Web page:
One foot in paradise

Captain Terrible wore a loud floral-print shirt and a personality to match.

“Hello people,” he boomed. “Welcome to Paradise!”

I never did find out why the shuttle driver was called Captain Terrible – my accommodation was a two-minute drive from the airstrip so I didn’t get a chance to ask – but I do know that in my first moments on Aitutaki he ruined my plans for this story.

Ever since European sailors first brought back tales of tropical lagoons fringed with white-sand beaches and coconut palms, the islands of the South Pacific have meant one thing in the Western mind: Paradise.

It’s a cliché and it doesn’t always fit well with reality so I was determined to avoid the P-word. And now Captain Terrible had spoiled it.

My first glimpse of Aitutaki’s picture-postcard lagoon.

Truth be told, however, the P-word had crossed my mind even before the plane landed. It was one of those little twin-prop aircraft where you can look over the pilot’s shoulders out the front windscreen, which just happened to be framing a triangle-shaped lagoon the colour of a spearmint milkshake.

It was sprinkled with islands coated in coconut palms and ringed by a band of white surf. Beyond that was the deep blue of the Pacific. If that wasn’t a vision of paradise it was pretty bloody close.

By good luck rather than good planning my accommodation at Aitutaki Village fronted on to O’otu Beach, which the travel gurus at Lonely Planet say is the best beach on the main island. I had a collection of free kayaks and paddle boards almost to myself because the other guests seemed to prefer the sun loungers.

The water at O’otu Beach was blissfully warm but there wasn’t a lot to see under the surface. For that I had to take a boat to one of the smaller islands at the far end of lagoon.

Clemen plays it cool during a cruise to Tapuaetai (One Foot Island).

I naively thought “island cruise” meant something sedate. What it actually meant was a high-speed trip across the 12km wide lagoon to One Foot Island (Tapuaetai in Cook Islands Maori) in a powerful fizz boat. Our skipper was Kimi, a sturdy, pony-tailed man who looked like he did nothing in a hurry, except possibly when he was at the controls of a boat.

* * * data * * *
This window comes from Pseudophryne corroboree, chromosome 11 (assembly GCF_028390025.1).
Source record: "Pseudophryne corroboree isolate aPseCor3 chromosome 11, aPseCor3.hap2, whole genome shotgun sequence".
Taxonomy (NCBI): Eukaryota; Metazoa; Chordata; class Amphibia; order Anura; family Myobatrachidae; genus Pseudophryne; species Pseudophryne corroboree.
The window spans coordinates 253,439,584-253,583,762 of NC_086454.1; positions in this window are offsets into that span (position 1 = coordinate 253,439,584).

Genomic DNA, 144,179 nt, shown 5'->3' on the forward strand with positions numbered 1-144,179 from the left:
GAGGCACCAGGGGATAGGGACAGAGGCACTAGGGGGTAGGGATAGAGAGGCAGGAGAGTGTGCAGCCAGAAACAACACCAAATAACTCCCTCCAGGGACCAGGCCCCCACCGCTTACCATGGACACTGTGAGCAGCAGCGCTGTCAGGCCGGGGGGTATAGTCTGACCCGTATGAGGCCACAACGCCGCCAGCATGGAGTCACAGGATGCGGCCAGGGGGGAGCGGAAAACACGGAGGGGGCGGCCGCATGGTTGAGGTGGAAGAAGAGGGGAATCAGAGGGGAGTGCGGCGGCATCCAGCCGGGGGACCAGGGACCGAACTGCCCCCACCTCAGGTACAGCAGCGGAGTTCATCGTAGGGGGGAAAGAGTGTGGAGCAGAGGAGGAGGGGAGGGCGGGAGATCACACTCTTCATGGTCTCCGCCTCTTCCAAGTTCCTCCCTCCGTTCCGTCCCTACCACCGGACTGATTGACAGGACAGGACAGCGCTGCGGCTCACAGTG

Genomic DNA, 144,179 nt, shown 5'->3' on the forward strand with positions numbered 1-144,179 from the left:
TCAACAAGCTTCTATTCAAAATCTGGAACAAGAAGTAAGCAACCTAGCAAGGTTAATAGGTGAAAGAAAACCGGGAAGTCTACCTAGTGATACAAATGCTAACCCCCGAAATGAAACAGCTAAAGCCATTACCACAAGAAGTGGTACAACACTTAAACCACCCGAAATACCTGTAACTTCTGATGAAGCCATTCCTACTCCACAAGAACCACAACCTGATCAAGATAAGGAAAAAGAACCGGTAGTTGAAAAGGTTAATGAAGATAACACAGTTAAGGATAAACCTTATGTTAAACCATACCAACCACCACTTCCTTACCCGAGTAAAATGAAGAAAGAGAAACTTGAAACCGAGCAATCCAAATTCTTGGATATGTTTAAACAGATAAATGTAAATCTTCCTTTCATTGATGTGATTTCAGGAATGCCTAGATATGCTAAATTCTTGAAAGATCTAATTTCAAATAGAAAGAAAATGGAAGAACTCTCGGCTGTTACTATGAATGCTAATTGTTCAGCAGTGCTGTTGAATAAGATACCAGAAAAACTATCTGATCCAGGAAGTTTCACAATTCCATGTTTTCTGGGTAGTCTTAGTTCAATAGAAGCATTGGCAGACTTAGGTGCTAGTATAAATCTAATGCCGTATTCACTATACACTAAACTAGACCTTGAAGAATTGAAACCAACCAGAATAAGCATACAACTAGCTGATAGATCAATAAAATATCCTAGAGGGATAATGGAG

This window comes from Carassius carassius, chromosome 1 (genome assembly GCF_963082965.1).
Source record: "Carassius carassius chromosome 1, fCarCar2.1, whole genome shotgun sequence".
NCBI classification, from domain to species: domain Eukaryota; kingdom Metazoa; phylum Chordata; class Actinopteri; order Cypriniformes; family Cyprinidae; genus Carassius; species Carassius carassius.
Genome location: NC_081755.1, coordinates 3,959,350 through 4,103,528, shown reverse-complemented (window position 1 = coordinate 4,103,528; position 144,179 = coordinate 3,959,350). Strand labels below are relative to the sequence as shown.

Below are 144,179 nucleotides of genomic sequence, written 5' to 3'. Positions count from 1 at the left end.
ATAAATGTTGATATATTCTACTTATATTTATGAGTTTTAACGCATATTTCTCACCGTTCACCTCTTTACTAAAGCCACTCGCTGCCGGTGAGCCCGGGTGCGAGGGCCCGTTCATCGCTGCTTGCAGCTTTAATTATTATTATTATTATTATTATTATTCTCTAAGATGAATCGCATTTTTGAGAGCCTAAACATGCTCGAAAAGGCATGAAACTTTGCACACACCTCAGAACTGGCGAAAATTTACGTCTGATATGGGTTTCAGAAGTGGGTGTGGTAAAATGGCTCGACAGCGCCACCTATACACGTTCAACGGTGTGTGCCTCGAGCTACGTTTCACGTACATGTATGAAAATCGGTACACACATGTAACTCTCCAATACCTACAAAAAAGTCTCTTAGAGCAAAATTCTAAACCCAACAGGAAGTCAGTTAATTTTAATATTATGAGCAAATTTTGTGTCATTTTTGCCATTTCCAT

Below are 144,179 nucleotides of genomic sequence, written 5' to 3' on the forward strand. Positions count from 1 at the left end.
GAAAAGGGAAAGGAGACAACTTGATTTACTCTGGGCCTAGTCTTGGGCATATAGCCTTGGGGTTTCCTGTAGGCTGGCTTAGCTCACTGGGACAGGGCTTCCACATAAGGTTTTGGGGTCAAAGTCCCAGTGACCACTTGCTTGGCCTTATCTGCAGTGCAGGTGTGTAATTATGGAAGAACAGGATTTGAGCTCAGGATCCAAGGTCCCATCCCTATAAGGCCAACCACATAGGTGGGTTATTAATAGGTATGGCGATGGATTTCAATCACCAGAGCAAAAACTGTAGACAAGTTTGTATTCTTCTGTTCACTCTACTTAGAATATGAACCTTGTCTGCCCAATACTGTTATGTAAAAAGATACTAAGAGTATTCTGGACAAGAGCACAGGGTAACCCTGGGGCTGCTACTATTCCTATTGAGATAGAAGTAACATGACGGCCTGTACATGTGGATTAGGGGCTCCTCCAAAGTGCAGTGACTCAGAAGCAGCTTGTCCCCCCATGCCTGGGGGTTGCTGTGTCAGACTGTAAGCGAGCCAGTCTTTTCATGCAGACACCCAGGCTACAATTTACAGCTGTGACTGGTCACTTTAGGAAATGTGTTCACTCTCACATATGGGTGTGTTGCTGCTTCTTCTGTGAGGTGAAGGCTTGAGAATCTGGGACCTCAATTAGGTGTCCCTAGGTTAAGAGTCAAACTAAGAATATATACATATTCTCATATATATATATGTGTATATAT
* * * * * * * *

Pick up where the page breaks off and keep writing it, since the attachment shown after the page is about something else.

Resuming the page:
Also on board were two Canadians, two very camp German men squeezed into tiny speedos, a very serious German couple and Clemen, Kimi’s assistant.

“Vy do you go so fast? If I vant to get vet I vill go svimming,” grumped one of the serious Germans, wrapping his head in a towel to shield himself from the spray.

Kimi dropped us on the far side of One Foot Island – the name refers to a legend about a father and son pursued by warriors, not the island’s size – and pointed us to the best snorkeling spots and a barbecue hut where lunch would be waiting when hunger called.

There wasn’t a huge amount of coral but I did see some giant clams and, just as I was about to get out, a pair of giant trevally circled the boat in thigh-deep water just a couple of metres from the beach, their scales sparkling in the sunlight.

A hermit crab, one of the locals on Tapuaetai (One Foot Island).

You have little chance of leaving Aitutaki skinnier than when you arrive. Kimi seemed determined to fatten me up with a lunch of freshly barbecued skipjack tuna steaks and mountains of salad and ota, a dish made by baking grated cassava with coconut cream.

As I waddled back for my fourth helping I told Kimi I was in heaven. He looked concerned by my lack of geographical knowledge.

“No, no, Heaven is over there,” he said, pointing to a blindingly white sandbar which really is called Heaven.

“Here, this is paradise,” he said, handing me another sizzling tuna steak.

One of the novelties of One Foot Island is that it offers its own passport stamps, even though its only permanent residents are crabs and seabirds. Kimi, who also happened to be the island’s post office clerk and border control officer, frowned as he studied my passport.

Kimi stamps my passport after deciding I pose only a minor security risk.

Kimi: Are you carrying a weapon?

Me: No.

Kimi: Are you sure?

Me: Yes, I’m sure.

Kimi (pointing at his shorts): Well, that’s strange, because me and Clemen, we always carry our weapons.

At that point I conceded that I may have been carrying a concealed taiaha [Maori for spear], but I wasn’t about to show him, border official or not. He hooted with laughter and stamped my passport, freeing me to explore the island and wade a few hundred metres through waist-deep water to Heaven.

Over in Heaven the colours were so intense I thought I had somehow ended up in a 3D version of one of those kitschy tropical scenes you see in travel agent windows. The sand was so white it burned imprints on the back of my eyeballs, the water was an improbable shade of turquoise and the coconut palms on One Foot Island a vivid green. Even the rear end of the red-tailed tropic bird resting on the sandbank was from another realm of redness.

As we left the island Kimi gave me a slab of ota so enormous I’d still be eating it now if I had any way of getting it through New Zealand Customs.

Exploring Aitutaki’s back roads by scooter.

A few days earlier, the garrulous Captain Terrible told me fences and ‘keep out’ signs were not permitted on Aitutaki, and dogs had been banished by a wise ariki [chief] after an attack on a child many years ago.